In my last entry I discussed Sears as an example of a company that stopped asking ‘Why not?’ and started asking ‘Why?’. I believe that this is a major reason why Sears seems to have lost its way as a leading retailer and is going through an elongated ‘aging’ process to what could be its twilight. I think that a big reason that Sears started to decline is that it started playing safe, or trying not to make mistakes, and this lead to a stagnation that can be extremely difficult to overcome. This is what I was referring to when I say they stopped asking ‘Why not?’ and started asking ‘Why?’. There is one other thing that’s important in this equation and that is the courage to follow through and execute your ‘Why not?’ question.
I chose Macys as a positive example of a company that continues to ask ‘Why not?’ and also a company that has the courage to follow through with that conviction. Anyone can look at a company such as Apple, or Google as great examples of innovative companies that continue to ask the question ‘Why not?’ so I thought it is important to focus on an example of a company that has been around for a long time to provide a ‘bookend’ to my negative example of Sears and so I chose Macys because I see them as a company that not only has the initiative to continue to ask ‘Why not?’ and they also have the courage to follow through on the innovation. I also chose Macys because I see this as an example of a company that is driving innovation through a continuous improvement process.
Macys could have followed the same trajectory as Sears, afterall here is a company with a long history and had gone through growth by acquisition, which is always tough to successfully navigate. The difference is that Macys focused on the market, they identified their target market and customers and then they focused on that market. Macys is not trying to be all things to all people, they focus on the niche they have selected in order to be the best in that niche. In addition to a focus on the market, Macys also focuses on the operational and execution side through their supply chain and omni-channel sales. I see this as an example of focusing on the ‘Why not?’ and dismissing the ‘Why?’. This is also where Macys understood their capabilities and more importantly identified where they needed to grow and then focused on growing those capabilities.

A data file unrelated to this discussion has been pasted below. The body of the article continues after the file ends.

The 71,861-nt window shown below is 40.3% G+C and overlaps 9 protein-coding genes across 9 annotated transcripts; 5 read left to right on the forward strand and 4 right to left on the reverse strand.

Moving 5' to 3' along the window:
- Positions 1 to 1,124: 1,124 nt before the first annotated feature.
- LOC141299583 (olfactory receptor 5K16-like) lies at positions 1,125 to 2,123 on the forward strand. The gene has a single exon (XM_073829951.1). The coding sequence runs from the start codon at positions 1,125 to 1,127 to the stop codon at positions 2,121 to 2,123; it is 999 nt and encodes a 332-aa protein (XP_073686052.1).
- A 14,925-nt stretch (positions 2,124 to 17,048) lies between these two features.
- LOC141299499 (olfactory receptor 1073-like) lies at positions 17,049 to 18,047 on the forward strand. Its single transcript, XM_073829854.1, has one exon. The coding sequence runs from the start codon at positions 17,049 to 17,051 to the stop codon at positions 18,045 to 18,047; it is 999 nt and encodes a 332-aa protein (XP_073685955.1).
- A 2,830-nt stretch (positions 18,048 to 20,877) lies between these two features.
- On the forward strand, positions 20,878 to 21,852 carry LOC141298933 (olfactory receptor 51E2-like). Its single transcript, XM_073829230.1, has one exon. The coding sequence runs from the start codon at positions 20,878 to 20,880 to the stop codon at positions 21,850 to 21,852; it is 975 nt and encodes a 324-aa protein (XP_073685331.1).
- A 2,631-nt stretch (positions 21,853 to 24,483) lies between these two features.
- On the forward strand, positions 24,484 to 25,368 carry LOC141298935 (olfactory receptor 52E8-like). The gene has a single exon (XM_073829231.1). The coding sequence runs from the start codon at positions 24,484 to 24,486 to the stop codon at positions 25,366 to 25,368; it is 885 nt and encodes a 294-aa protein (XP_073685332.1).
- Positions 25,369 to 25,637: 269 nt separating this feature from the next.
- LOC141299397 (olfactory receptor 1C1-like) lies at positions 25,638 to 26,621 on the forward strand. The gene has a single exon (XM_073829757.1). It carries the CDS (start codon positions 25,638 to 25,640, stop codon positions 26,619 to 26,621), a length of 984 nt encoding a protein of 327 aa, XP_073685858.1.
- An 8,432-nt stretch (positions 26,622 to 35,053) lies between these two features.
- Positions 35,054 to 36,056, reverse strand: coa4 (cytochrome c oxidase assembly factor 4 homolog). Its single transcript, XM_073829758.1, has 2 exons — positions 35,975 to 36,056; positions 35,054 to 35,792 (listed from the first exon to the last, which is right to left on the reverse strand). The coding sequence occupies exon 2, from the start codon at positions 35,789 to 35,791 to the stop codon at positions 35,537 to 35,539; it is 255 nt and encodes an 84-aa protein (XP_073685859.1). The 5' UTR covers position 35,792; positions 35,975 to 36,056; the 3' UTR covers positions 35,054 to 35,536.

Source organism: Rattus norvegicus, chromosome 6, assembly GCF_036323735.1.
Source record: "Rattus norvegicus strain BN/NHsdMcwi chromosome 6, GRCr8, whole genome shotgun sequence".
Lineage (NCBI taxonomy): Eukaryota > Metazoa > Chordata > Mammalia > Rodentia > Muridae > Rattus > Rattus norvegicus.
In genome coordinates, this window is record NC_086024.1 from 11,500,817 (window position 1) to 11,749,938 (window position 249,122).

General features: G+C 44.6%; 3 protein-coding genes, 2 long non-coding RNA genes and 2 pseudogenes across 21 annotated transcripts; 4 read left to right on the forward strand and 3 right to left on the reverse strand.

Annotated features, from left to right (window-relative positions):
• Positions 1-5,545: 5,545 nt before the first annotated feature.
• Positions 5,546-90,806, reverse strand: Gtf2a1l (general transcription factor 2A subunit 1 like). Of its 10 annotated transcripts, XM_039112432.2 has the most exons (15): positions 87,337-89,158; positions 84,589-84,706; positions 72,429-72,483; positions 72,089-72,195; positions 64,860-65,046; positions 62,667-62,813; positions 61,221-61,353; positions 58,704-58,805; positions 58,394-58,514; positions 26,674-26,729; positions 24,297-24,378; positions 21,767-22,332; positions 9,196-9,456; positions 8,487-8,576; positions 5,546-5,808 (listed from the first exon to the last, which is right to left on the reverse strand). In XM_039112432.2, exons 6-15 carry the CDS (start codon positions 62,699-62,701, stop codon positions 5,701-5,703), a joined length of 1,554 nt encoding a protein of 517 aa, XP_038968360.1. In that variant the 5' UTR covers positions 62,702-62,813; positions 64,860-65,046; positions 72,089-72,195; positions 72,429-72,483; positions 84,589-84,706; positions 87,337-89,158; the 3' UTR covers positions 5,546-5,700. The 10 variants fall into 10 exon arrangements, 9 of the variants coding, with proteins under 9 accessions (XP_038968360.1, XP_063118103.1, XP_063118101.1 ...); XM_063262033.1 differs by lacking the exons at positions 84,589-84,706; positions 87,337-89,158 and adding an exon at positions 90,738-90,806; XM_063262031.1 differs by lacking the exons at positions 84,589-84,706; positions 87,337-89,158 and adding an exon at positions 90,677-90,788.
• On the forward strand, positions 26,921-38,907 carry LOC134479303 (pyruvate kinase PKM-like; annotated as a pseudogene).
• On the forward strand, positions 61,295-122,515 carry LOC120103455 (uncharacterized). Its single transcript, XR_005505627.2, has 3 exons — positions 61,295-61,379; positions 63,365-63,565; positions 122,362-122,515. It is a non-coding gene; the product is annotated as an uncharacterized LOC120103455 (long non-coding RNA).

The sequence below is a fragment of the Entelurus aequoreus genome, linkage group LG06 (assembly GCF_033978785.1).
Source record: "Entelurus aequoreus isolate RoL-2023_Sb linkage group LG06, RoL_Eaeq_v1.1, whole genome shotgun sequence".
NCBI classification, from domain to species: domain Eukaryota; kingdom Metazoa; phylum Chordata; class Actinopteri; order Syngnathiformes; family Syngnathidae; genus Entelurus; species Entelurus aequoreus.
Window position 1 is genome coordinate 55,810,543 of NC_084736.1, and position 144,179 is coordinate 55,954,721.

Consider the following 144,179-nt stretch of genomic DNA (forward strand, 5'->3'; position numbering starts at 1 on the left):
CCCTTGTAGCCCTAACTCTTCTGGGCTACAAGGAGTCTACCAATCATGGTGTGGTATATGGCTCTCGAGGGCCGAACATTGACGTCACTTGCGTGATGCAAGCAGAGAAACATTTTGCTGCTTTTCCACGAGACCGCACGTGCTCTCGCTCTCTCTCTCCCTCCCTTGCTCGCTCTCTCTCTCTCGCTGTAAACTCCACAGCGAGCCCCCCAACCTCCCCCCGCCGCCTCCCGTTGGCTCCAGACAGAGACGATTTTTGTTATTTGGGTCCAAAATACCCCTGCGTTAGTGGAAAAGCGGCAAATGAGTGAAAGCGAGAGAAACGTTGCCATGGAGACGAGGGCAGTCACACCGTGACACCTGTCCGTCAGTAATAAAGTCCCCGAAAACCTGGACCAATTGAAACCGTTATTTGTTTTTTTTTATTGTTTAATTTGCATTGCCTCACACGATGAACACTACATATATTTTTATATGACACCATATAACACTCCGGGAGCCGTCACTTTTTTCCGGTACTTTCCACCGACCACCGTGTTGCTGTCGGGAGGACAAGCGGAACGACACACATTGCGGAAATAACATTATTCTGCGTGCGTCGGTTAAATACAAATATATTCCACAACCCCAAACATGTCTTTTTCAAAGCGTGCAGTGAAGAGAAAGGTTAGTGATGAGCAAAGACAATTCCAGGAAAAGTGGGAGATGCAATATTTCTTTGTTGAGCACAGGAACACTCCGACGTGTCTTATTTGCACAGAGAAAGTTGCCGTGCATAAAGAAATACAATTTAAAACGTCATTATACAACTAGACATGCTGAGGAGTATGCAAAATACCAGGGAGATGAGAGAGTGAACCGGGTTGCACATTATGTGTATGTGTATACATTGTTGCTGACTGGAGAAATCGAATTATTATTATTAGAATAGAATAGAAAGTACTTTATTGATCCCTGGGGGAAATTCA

The end result is that Macys is considered a leader in the omni-channel sales capabilities along with a leader in their niche. These capabilities were identified and developed over time in a progressive manner that builds on the previous deliverables to continue to add new capabilities and improve on the current capabilities. They have shown their focus on asking ‘Why not?’ by continuing to use their tools in new ways and putting tools together in ways to deliver new features to their customers and also new opportunities for their business to grow. Another point that I find interesting is that Macys’ use of direct to consumer has grown based on the opportunities to support their market share and simplify their customers’ shopping experience. I think that this shows Macys’ focus and commitment to asking ‘Why not?’
Now for the audience participation portion of this program…….
What other examples can you think of that describe the lifecycle of innovation? What other examples can you think of that describes the positive and negative examples of the trajectory in addition to my examples?